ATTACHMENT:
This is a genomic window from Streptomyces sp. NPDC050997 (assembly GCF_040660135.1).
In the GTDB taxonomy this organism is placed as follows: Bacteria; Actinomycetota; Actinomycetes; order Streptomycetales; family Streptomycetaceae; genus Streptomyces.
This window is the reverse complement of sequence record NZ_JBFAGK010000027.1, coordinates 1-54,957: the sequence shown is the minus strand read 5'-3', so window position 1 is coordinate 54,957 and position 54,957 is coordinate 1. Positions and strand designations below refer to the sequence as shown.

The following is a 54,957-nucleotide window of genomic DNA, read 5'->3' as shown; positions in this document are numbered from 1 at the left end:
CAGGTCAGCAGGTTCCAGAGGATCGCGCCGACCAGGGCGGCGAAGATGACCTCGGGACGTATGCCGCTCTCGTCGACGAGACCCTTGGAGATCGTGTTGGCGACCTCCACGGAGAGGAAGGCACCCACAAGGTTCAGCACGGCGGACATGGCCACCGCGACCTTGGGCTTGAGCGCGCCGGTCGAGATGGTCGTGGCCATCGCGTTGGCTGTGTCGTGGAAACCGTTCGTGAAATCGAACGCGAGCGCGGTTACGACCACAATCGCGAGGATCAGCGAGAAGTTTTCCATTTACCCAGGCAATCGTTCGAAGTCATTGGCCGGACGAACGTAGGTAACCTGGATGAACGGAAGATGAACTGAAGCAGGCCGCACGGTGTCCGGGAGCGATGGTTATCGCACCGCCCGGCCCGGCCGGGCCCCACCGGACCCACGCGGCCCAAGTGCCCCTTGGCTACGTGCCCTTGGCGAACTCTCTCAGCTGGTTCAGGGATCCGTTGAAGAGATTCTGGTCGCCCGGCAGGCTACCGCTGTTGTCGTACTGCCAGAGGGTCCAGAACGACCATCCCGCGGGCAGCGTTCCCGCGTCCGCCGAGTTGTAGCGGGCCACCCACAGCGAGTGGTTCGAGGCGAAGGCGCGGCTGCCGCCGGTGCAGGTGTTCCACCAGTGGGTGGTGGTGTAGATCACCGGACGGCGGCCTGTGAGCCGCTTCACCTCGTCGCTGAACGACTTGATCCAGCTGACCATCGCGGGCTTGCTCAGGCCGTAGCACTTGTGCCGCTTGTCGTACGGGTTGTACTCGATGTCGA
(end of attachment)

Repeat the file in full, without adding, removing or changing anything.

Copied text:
This is a genomic window from Streptomyces sp. NPDC050997 (assembly GCF_040660135.1).
In the GTDB taxonomy this organism is placed as follows: Bacteria; Actinomycetota; Actinomycetes; order Streptomycetales; family Streptomycetaceae; genus Streptomyces.
This window is the reverse complement of sequence record NZ_JBFAGK010000027.1, coordinates 1-54,957: the sequence shown is the minus strand read 5'-3', so window position 1 is coordinate 54,957 and position 54,957 is coordinate 1. Positions and strand designations below refer to the sequence as shown.

The following is a 54,957-nucleotide window of genomic DNA, read 5'->3' as shown; positions in this document are numbered from 1 at the left end:
CAGGTCAGCAGGTTCCAGAGGATCGCGCCGACCAGGGCGGCGAAGATGACCTCGGGACGTATGCCGCTCTCGTCGACGAGACCCTTGGAGATCGTGTTGGCGACCTCCACGGAGAGGAAGGCACCCACAAGGTTCAGCACGGCGGACATGGCCACCGCGACCTTGGGCTTGAGCGCGCCGGTCGAGATGGTCGTGGCCATCGCGTTGGCTGTGTCGTGGAAACCGTTCGTGAAATCGAACGCGAGCGCGGTTACGACCACAATCGCGAGGATCAGCGAGAAGTTTTCCATTTACCCAGGCAATCGTTCGAAGTCATTGGCCGGACGAACGTAGGTAACCTGGATGAACGGAAGATGAACTGAAGCAGGCCGCACGGTGTCCGGGAGCGATGGTTATCGCACCGCCCGGCCCGGCCGGGCCCCACCGGACCCACGCGGCCCAAGTGCCCCTTGGCTACGTGCCCTTGGCGAACTCTCTCAGCTGGTTCAGGGATCCGTTGAAGAGATTCTGGTCGCCCGGCAGGCTACCGCTGTTGTCGTACTGCCAGAGGGTCCAGAACGACCATCCCGCGGGCAGCGTTCCCGCGTCCGCCGAGTTGTAGCGGGCCACCCACAGCGAGTGGTTCGAGGCGAAGGCGCGGCTGCCGCCGGTGCAGGTGTTCCACCAGTGGGTGGTGGTGTAGATCACCGGACGGCGGCCTGTGAGCCGCTTCACCTCGTCGCTGAACGACTTGATCCAGCTGACCATCGCGGGCTTGCTCAGGCCGTAGCACTTGTGCCGCTTGTCGTACGGGTTGTACTCGATGTCGA